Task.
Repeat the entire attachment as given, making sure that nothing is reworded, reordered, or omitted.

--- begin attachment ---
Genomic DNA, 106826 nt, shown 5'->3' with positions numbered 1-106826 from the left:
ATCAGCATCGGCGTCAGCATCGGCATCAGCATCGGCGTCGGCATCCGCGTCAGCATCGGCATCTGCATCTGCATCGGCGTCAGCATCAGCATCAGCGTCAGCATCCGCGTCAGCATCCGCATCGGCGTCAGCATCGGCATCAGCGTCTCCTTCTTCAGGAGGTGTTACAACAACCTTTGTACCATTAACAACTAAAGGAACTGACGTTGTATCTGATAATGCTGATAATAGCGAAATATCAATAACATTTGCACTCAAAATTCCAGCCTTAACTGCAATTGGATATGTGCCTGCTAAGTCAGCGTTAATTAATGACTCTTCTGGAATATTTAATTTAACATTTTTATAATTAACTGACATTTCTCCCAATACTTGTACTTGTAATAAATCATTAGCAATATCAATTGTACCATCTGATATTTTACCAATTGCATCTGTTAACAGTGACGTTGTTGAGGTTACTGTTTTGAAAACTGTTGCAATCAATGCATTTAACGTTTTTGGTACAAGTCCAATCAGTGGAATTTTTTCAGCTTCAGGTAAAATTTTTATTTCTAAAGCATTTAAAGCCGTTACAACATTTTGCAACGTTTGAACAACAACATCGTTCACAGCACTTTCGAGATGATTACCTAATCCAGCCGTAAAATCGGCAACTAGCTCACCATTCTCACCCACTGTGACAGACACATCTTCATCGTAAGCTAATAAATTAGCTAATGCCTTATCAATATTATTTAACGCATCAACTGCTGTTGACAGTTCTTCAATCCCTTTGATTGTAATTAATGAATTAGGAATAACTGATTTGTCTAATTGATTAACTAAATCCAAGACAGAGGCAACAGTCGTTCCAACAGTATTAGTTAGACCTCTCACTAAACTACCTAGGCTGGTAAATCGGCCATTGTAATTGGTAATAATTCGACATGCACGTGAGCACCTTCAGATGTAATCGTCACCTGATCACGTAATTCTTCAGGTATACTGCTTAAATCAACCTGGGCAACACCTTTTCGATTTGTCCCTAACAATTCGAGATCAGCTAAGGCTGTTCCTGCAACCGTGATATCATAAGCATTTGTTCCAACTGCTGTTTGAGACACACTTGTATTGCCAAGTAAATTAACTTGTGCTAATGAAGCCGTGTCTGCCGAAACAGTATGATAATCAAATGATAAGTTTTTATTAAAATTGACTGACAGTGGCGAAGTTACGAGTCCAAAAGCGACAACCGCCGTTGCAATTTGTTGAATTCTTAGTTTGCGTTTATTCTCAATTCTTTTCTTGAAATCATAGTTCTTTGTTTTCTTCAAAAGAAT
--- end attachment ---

Genomic DNA, 106826 nt, shown 5'->3' with positions numbered 1-106826 from the left:
ATCAGCATCGGCGTCAGCATCGGCATCAGCATCGGCGTCGGCATCCGCGTCAGCATCGGCATCTGCATCTGCATCGGCGTCAGCATCAGCATCAGCGTCAGCATCCGCGTCAGCATCCGCATCGGCGTCAGCATCGGCATCAGCGTCTCCTTCTTCAGGAGGTGTTACAACAACCTTTGTACCATTAACAACTAAAGGAACTGACGTTGTATCTGATAATGCTGATAATAGCGAAATATCAATAACATTTGCACTCAAAATTCCAGCCTTAACTGCAATTGGATATGTGCCTGCTAAGTCAGCGTTAATTAATGACTCTTCTGGAATATTTAATTTAACATTTTTATAATTAACTGACATTTCTCCCAATACTTGTACTTGTAATAAATCATTAGCAATATCAATTGTACCATCTGATATTTTACCAATTGCATCTGTTAACAGTGACGTTGTTGAGGTTACTGTTTTGAAAACTGTTGCAATCAATGCATTTAACGTTTTTGGTACAAGTCCAATCAGTGGAATTTTTTCAGCTTCAGGTAAAATTTTTATTTCTAAAGCATTTAAAGCCGTTACAACATTTTGCAACGTTTGAACAACAACATCGTTCACAGCACTTTCGAGATGATTACCTAATCCAGCCGTAAAATCGGCAACTAGCTCACCATTCTCACCCACTGTGACAGACACATCTTCATCGTAAGCTAATAAATTAGCTAATGCCTTATCAATATTATTTAACGCATCAACTGCTGTTGACAGTTCTTCAATCCCTTTGATTGTAATTAATGAATTAGGAATAACTGATTTGTCTAATTGATTAACTAAATCCAAGACAGAGGCAACAGTCGTTCCAACAGTATTAGTTAGACCTCTCACTAAACTACCTAGGCTGGTAAATCGGCCATTGTAATTGGTAATAATTCGACATGCACGTGAGCACCTTCAGATGTAATCGTCACCTGATCACGTAATTCTTCAGGTATACTGCTTAAATCAACCTGGGCAACACCTTTTCGATTTGTCCCTAACAATTCGAGATCAGCTAAGGCTGTTCCTGCAACCGTGATATCATAAGCATTTGTTCCAACTGCTGTTTGAGACACACTTGTATTGCCAAGTAAATTAACTTGTGCTAATGAAGCCGTGTCTGCCGAAACAGTATGATAATCAAATGATAAGTTTTTATTAAAATTGACTGACAGTGGCGAAGTTACGAGTCCAAAAGCGACAACCGCCGTTGCAATTTGTTGAATTCTTAGTTTGCGTTTATTCTCAATTCTTTTCTTGAAATCATAGTTCTTTGTTTTCTTCAAAAGAAT